Lonestar Offers Lunar Storage For Ultimate In Security
Lonestar Data Holdings Inc. announced in April that it is launching a series of data centers to the lunar surface and has contracted for its first two missions to the lunar surface and for the build of its first data services payload, the first data center to the Moon.
The VC funded startup is revolutionizing data services and communications from Earth’s largest satellite, the Moon, by providing a platform for critical data infrastructure, and edge processing, further leveraging its ITU spectrum filings to enable broadband communications.
Lonestar sees the Moon as the ideal location to serve the premium segment of the $200 billion global data storage industry while addressing key environmental and growing biosphere concerns triggered by the increasing growth of data centers around the world.
“Data is the greatest currency created by the human race,” said Chris Stott, Founder of Lonestar. “We are dependent upon it for nearly everything we do and it is too important to us as a species to store in Earth’s ever more fragile biosphere. Earth’s largest satellite, our Moon, represents the ideal place to safely store our future.”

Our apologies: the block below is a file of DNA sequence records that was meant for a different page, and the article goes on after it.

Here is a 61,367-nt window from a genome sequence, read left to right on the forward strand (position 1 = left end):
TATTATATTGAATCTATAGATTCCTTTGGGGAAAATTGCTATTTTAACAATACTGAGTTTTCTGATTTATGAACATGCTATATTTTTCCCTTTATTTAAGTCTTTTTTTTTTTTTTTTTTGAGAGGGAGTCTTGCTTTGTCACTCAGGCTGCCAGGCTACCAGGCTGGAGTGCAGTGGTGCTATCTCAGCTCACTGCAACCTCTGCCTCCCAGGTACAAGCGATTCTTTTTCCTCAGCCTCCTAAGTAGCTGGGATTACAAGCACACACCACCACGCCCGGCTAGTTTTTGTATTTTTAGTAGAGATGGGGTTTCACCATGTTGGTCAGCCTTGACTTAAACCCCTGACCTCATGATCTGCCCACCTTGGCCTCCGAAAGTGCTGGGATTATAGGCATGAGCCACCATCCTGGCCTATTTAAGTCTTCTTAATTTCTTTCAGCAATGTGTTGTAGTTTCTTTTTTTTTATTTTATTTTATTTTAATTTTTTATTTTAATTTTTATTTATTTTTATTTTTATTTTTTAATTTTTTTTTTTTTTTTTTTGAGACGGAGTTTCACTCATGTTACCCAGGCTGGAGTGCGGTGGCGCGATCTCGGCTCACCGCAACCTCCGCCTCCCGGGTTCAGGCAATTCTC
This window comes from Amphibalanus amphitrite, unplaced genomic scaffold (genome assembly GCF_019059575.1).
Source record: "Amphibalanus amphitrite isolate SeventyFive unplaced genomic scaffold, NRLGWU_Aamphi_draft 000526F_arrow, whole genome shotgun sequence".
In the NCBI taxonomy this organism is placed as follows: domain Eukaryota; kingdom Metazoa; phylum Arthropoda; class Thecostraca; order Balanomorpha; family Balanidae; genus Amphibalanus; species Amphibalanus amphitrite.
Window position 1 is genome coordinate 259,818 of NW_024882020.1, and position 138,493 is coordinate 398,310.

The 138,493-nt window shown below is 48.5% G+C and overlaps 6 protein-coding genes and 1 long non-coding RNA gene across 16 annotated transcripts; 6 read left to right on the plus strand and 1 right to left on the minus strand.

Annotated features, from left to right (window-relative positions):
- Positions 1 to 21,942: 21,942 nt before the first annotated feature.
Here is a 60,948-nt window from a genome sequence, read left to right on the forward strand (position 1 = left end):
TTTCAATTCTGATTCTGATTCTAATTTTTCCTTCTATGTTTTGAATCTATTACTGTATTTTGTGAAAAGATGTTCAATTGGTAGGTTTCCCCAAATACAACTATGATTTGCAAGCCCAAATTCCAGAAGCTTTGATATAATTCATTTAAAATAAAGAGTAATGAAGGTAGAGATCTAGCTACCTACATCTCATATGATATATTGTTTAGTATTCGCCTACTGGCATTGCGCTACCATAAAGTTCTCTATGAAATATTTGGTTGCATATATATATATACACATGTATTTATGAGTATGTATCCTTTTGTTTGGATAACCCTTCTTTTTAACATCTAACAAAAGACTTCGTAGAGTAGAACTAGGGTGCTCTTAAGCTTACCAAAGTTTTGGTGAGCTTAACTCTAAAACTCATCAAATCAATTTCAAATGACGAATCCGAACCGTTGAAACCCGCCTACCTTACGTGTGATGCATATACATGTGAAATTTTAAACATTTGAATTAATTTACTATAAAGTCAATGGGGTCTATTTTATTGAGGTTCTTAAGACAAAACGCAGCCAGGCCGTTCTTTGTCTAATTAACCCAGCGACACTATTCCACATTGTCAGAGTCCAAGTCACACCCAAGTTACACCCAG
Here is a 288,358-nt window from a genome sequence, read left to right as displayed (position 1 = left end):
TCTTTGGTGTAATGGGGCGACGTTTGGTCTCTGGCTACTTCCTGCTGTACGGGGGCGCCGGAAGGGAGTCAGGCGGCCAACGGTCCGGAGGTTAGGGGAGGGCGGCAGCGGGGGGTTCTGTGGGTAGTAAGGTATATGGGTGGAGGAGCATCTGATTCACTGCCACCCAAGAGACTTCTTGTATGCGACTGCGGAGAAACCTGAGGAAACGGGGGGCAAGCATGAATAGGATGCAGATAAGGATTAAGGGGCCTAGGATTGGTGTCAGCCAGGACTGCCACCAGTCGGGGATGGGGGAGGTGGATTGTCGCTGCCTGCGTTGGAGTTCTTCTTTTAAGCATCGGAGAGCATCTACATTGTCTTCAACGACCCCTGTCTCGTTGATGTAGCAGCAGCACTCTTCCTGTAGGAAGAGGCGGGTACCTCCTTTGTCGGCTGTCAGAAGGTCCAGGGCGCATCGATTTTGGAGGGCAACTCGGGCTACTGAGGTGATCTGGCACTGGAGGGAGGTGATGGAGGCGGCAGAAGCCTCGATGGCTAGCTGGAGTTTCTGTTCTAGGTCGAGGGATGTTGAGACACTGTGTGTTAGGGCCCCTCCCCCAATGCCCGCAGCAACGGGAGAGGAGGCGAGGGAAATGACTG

Here's an interview with Chris Stott, founder and CEO of Lonestar Data holdings.
In Star Wars: Rogue One, there is a huge data repository on a secure planet. It is described as "Scarif, the off-site backup of all the secret knowledge of the Empire."
It’s worth noting that Scarif is not just an Imperial base, but is also the government’s archive: the final battle of Rogue One takes place in, around, and over a library. The spire of Scarif’s central structure is a silo in which information cartridges are stored, accessible through a robotic retrieval system. The collection seems to be poorly cataloged for a culture that has invented the hyperdrive—the Rebels essentially need to guess the title of the file they’re trying to locate. It’s possible that the Imperial officer that the Rebel robot K-2SO knocks unconscious upon entering the spire is an archivist, who presumably would have access to a finding aid for the collection...
Aside from its poor search interface, the Imperial archive’s retrieval system—a robotic arm that travels around the storage column to retrieve information cartridges—is actually not too different from the storage and retrieval systems used in many libraries.